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“Modena, 1973,” by Luigi Ghirri, from The Map and the Territory, which was published in 2018 by MACK © The artist. Courtesy MACK

“Modena, 1973,” by Luigi Ghirri, from The Map and the Territory, which was published in 2018 by MACK © The artist. Courtesy MACK

It has been oddly comforting these past few weeks to read a novel about living in total isolation after an inexplicable, catastrophic event causes the entirety of Earth’s population—save for one very concerned narrator—to vanish. Dissipatio H. G.: The Vanishing (NYRB Classics, $15.95), by Guido Morselli, translated from the Italian by Frederika Randall, is a useful reminder that things can always get worse. Morselli died by suicide in 1973, shortly after the book was rejected by a publisher—the seventh manuscript of his to meet that fate. As Randall dryly notes in her introduction, “Perhaps we shouldn’t be surprised that the novel itself begins with a suicide, a suicide deeply desired but finally thwarted.” (Sadly, Randall, an accomplished political journalist and extraordinarily lucid translator, herself died in May of this year.)

The question of whether or not the narrator’s suicide is, in fact, thwarted seems to be an open one, not least to the narrator himself. What pushes him over the edge—his trigger, as he calls it—is his discovery of a plan to build a “continental motorway” through the rural valley where he lives, outside the city of Chrysopolis, a European banking center that sounds a lot like Zurich. He plans to drown himself in a remote cave, but, while enjoying what he intends to be a few final sips of Spanish brandy, finds himself feeling “strangely, unshakably well” and decides to keep living. Then he hits his head on a protruding rock—“a powerful blow”—and thunder rumbles nearby. He goes home and toys with the idea of shooting himself, his mouth pressed to his “black-eyed girl.” When he wakes the next morning, the world is empty.

What follows is less a traditional novel than a series of brilliantly despairing philosophical disquisitions, pegged to the narrator’s wanderings through abandoned streets, airports, and hotels. We wait for him to find a companion, to hear a crackling SOS over the radio or discover a message left behind, anything to set a plot in motion. But instead he contemplates a travel poster for the Bahamas and thinks, “The death-prize, like collective tourist emigration, makes sense in a century like our own hugely dedicated to the improving activity of travel.” He smashes a shop window to steal some grapefruit and reflects that anarchy has finally prevailed through the abolition of private property, even as “a monarchy has been installed, in the most elementary meaning of the term: all power to one man.” He starts wearing women’s clothing, not for “autoerotic” purposes, he insists, but because they “don’t weigh on you this time of year.” (This doesn’t really explain the stockings, garter belt, and “gigantic lacy panties,” but: no justification needed.) In essayistic digressions that voluptuously condemn the decadence of modern civilization, complete with copious references to imagined or embellished Latin sources, Morselli makes the case for himself as a cantankerous shared relation of Huysmans and Houellebecq.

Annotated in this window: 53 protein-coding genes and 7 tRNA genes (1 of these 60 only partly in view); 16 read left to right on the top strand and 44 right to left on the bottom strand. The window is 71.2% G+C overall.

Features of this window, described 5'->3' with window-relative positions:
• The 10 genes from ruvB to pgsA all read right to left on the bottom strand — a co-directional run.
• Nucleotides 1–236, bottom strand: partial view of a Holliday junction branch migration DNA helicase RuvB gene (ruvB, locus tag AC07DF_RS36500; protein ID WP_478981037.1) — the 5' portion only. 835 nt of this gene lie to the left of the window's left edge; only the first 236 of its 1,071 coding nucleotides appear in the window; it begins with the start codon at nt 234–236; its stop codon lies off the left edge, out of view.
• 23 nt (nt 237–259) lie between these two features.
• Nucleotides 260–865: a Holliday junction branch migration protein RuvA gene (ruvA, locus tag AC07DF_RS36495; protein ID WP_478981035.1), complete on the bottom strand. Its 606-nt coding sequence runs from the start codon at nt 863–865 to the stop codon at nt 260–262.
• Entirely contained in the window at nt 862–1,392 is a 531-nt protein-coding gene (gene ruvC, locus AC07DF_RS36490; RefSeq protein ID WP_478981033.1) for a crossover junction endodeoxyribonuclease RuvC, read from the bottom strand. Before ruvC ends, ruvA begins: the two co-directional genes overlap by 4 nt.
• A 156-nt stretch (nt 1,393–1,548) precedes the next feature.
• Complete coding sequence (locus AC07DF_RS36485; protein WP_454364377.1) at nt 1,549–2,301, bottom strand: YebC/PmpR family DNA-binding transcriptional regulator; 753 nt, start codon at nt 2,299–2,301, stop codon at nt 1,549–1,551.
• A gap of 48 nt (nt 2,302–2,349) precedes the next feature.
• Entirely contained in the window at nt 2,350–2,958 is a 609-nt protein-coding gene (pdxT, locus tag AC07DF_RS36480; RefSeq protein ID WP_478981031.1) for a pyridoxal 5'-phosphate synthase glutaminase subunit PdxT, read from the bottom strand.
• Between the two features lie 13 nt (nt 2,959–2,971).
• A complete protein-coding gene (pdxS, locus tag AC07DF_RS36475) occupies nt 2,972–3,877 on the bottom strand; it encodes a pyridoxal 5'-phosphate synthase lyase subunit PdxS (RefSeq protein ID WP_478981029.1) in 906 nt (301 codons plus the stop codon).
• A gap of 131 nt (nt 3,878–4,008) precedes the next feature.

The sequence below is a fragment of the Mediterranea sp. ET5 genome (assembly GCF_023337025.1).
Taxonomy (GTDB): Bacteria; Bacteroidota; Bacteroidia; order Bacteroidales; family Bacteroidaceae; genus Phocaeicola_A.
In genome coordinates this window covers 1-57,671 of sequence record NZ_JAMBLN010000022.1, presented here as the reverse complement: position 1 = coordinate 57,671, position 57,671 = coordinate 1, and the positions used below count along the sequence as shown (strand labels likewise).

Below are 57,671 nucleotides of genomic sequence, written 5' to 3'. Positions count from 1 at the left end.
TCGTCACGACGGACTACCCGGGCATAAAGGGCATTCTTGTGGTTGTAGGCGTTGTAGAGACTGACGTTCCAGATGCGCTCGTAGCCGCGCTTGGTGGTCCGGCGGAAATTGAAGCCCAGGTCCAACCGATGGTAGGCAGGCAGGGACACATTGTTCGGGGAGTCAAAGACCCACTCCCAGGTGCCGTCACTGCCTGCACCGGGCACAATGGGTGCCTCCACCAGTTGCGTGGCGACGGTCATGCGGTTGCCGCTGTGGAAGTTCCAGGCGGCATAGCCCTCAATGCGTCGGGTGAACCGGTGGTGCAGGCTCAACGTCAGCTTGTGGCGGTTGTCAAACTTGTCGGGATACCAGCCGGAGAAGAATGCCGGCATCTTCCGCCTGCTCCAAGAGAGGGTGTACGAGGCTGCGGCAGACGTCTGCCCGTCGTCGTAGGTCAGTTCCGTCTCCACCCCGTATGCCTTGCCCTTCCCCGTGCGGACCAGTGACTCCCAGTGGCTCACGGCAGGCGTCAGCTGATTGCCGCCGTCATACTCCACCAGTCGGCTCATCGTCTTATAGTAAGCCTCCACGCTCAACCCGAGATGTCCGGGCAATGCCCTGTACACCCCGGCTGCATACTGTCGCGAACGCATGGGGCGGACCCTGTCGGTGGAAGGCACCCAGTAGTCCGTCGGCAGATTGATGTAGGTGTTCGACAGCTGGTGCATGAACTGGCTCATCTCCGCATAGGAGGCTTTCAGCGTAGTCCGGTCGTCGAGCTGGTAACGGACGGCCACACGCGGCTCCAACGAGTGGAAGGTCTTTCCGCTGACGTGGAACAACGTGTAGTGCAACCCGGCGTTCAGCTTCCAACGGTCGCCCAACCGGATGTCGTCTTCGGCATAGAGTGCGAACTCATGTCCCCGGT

One of the narrator’s monologues finds him “in a search for lost time, which on the whole, whether it involves recovering distant or recent experience, offers me little.” The reference is deliberate, at the very least on the part of the translator: one of the two books Morselli managed to get into print during his lifetime was a study of Proust. That this was possible even for poor Morselli is a reminder of the seemingly limitless appetite for Proust criticism, the highlights of which range from Samuel Beckett’s recursive philosophical essay in 1930, to the lectures Józef Czapski delivered in a Soviet prison camp during the Second World War, to The Albertine Workout, Anne Carson’s fragmentary reflections on the elusive love object of Proust’s great novel. Now joining this august company is the Israeli historian Saul Friedländer’s charmingly ramshackle Proustian Uncertainties (Other Press, $25). Friedländer, a lauded expert on Nazi Germany and the Holocaust, describes his short book as an essay, and notes at the start that he is no specialist on Proust. Indeed, the pleasure of the book comes from its old-fashioned, amateur quality, the author unspooling thoughts and venturing theories collected over many years about a book he clearly loves.

Portrait of Marcel Proust, by Jacques-Émile Blanche © Photo Josse/Bridgeman Images

Portrait of Marcel Proust, by Jacques-Émile Blanche © Photo Josse/Bridgeman Images